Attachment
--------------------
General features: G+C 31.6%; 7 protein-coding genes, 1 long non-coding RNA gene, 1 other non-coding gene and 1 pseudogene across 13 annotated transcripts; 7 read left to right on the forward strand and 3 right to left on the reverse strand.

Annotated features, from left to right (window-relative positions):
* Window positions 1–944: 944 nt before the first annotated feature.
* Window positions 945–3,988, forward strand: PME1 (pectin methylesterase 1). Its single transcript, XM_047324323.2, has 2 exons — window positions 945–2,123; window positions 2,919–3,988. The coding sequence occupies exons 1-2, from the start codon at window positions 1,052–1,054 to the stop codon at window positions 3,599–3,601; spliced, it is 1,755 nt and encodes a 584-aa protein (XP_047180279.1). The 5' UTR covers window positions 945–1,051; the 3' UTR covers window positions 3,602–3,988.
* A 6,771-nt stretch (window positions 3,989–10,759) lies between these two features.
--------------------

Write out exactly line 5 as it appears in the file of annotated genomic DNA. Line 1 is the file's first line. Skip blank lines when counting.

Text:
* A 6,771-nt stretch (window positions 3,989–10,759) lies between these two features.